A key focus of this study is the processes that connect the divergent and convergent phases. That is, what divergent processes influence the quality of the final product developed in the convergent phase? Obviously, the number and quality of ideas generated should have some impact on the final product since they provide the basic foundation for the evaluation and selection processes in the convergent phase. However, our prior research and that of others has highlighted the importance of the elaboration processes (Mesmer-Magnus and DeChurch, 2009; van Knippenberg, 2017; Coursey et al., 2018). That is, to what extent do group members elaborate on the shared ideas and make them more novel? In the present study we focused on the role of these process in addition to examining the role of cognitive diversity.

The elaboration process has been emphasized as important for the effective realization of creative potential in diverse groups (van Knippenberg et al., 2004; Harvey, 2015). Elaboration can be defined as “the exchange of information and perspectives, individual-level processing of the information and perspectives, the process of feeding back the results of this individual-level processing into the group, and discussion and integration of its implications” (van Knippenberg et al., 2004, p. 1011). Research by van Knippenberg and colleagues has highlighted the importance of information elaboration in groups for the enhancement of innovation as well as for optimal group decision-making (e.g., van Dijk and van Knippenberg, 2008). Kohn et al. (2011) found that group exchange processes may be particularly useful for building on relatively rare ideas to come up with additional novel and useful ideas.

A few studies have examined the idea selection process after idea generation. Generally speaking, groups are not particularly good at picking the best ideas from the prior divergent thinking session, and there is a tendency for groups to choose ideas that are not novel (Rietzschel et al., 2006; Putman and Paulus, 2009; Mueller et al., 2011). This suggests that there may not be a strong link between the quality of the idea generation phase and the development of a specific innovation (Harvey and Kou, 2013).

Thus, one goal of this study was to examine the link between the divergent and convergent processes of creativity. The ability of a group to identify the best ideas and to build on them within the convergent phase is essential for a final creative product. This is a complex collaborative task that can be associated with a high level of cognitive load as group members deal with a large pool of ideas from the divergent stage. In this study, we examined the impact of both group expertise level and the interaction processes during the divergent stage on the quality of the group’s discussion and final product which took place following the divergent phase.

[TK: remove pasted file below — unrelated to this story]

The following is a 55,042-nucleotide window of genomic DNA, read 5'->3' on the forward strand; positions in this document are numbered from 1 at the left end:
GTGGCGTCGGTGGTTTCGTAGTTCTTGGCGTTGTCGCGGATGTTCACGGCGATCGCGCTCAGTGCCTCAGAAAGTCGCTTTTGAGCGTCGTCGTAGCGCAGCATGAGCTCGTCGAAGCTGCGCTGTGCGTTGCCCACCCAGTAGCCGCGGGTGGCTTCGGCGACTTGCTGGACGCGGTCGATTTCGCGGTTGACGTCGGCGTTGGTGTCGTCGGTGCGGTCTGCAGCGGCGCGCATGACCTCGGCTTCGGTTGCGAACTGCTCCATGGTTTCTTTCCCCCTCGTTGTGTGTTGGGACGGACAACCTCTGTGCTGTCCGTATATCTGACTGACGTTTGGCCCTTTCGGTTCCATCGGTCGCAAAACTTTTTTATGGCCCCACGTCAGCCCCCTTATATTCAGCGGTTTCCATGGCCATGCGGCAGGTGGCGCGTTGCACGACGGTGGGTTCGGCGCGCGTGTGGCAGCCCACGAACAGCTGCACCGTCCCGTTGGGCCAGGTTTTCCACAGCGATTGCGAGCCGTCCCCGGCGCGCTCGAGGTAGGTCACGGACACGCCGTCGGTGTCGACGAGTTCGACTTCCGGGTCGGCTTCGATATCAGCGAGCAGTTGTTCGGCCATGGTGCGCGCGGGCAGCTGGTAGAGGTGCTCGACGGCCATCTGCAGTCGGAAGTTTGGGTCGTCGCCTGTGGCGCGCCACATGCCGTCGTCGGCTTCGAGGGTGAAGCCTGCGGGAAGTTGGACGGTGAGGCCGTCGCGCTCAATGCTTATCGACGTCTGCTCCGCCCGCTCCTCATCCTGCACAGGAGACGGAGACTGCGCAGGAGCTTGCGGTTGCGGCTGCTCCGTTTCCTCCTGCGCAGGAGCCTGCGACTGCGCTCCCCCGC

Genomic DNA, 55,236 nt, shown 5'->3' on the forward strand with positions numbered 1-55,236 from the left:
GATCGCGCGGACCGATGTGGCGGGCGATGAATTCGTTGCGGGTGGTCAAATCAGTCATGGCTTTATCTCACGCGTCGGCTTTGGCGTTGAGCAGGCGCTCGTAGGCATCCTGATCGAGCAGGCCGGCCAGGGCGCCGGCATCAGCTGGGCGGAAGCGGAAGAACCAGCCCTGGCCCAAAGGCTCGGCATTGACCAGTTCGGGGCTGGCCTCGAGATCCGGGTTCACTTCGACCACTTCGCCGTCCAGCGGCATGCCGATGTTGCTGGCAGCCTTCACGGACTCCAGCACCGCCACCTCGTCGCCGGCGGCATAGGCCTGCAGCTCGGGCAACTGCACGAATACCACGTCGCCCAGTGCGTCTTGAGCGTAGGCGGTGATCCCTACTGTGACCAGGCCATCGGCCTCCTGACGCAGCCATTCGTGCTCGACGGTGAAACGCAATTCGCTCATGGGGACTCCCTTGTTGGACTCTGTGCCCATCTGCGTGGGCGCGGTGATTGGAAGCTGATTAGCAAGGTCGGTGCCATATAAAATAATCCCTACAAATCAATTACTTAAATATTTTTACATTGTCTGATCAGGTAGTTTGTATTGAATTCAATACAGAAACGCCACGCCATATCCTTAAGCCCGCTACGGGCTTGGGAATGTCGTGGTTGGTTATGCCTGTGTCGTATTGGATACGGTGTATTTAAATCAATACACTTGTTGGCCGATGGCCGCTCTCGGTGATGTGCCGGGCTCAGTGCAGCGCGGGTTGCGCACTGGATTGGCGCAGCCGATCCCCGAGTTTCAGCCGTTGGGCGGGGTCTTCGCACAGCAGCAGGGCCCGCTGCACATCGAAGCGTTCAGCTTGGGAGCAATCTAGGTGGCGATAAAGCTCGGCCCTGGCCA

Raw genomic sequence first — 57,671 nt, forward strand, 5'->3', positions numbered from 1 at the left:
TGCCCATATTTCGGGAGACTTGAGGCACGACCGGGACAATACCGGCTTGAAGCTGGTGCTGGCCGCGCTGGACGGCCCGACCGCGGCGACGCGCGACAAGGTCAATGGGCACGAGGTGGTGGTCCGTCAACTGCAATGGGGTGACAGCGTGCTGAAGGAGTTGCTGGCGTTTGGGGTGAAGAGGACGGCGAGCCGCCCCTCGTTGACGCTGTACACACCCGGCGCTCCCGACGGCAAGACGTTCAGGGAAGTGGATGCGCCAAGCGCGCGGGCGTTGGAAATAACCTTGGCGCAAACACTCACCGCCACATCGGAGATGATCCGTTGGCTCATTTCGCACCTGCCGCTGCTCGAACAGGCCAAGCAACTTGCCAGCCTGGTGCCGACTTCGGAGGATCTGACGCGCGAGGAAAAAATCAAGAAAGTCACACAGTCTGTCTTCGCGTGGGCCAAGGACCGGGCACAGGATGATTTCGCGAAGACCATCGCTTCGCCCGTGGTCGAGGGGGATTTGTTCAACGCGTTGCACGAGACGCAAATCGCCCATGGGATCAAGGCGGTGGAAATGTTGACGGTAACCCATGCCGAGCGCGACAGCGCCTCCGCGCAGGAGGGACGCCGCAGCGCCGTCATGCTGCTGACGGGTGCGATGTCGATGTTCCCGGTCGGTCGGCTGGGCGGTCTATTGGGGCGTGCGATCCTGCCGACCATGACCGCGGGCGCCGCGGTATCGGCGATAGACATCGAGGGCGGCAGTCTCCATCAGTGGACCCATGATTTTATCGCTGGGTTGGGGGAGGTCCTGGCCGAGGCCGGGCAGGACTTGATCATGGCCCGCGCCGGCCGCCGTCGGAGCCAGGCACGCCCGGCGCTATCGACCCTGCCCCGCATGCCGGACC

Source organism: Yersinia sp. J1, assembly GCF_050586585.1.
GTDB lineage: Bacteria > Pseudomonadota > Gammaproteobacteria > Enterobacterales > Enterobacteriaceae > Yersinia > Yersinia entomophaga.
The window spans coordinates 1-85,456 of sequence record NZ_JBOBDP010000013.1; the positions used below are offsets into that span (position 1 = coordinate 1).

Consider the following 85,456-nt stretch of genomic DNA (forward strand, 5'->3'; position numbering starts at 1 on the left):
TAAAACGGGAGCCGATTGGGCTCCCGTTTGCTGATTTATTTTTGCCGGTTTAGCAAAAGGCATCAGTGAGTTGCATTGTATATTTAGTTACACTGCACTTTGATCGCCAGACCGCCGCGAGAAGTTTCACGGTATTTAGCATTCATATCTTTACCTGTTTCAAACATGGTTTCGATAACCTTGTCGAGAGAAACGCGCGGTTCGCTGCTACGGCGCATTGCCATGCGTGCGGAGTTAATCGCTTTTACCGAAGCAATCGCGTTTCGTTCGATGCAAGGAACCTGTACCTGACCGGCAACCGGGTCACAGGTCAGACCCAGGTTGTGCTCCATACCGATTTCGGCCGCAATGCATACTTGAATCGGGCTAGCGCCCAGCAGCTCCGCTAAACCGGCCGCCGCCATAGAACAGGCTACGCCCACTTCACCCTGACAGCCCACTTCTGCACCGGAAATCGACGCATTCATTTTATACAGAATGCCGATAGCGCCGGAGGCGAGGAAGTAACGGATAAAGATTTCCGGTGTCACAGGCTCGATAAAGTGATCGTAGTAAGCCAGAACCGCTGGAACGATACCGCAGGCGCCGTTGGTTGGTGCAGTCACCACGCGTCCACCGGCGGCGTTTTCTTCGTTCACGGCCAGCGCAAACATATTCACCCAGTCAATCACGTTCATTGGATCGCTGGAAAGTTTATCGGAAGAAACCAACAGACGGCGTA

We employed a methodology that allowed participants to build on each other’s ideas by voting, quoting, replying, and integrating, so that we could examine the relationship of elaboration processes to outcomes in both the divergent, ideation phase and the convergent, discussion and innovation phase.

Group Diversity and Group Creativity

There is a growing body of research addressing the impact of diversity on group, or team, creativity (Bell et al., 2011; Paulus and Coskun, 2012). It is now clear that group interaction dynamics can be an important basis for the generation of creative ideas. Furthermore, collaborative creativity can be facilitated by a diverse group composition (van Dijk et al., 2012; Paulus and van der Zee, 2015). Demographic differences such as race, ethnicity, and gender can enhance the performance of groups if the diverse characteristics are related to task-relevant dimensions (Bantel and Jackson, 1989; van Knippenberg and Schippers, 2007; Woolley et al., 2010; Nakui et al., 2011). For example, Bantel and Jackson (1989) found that, whereas age and tenure were negative predictors of banking innovation, both higher education and the functional diversity of banking teams were positive predictors of innovation. In Woolley et al. (2010), the proportion of females in groups was a strong predictor of those groups’ collective intelligence and performance, primarily because gender was associated with increased social sensitivity.

Past research has focused on both demographic diversity, as well as expertise, or functional, diversity. In the case of expertise diversity, the presumed diversity in relevant knowledge, perspectives, and experience should provide a basis for enhanced collaborative creativity and innovation. However, to date, researchers have not investigated the effects of systematic variations in levels of expertise on the processes leading to collaborative creativity.

Expertise Heterogeneity

Although many work teams or groups may consist of people with unique areas of expertise, on any particular task they will also vary in level of expertise. In many contexts, the variation in level of expertise may be the primary factor differentiating potential contributions to the group or team task. For example, research team members focusing on a particular issue may have a similar educational background, but differ in their level of expertise or experience in their area of study. The impact of level of expertise on collaborative creativity has not been examined independent of variations in areas or types of expertise and will be a focus of this study.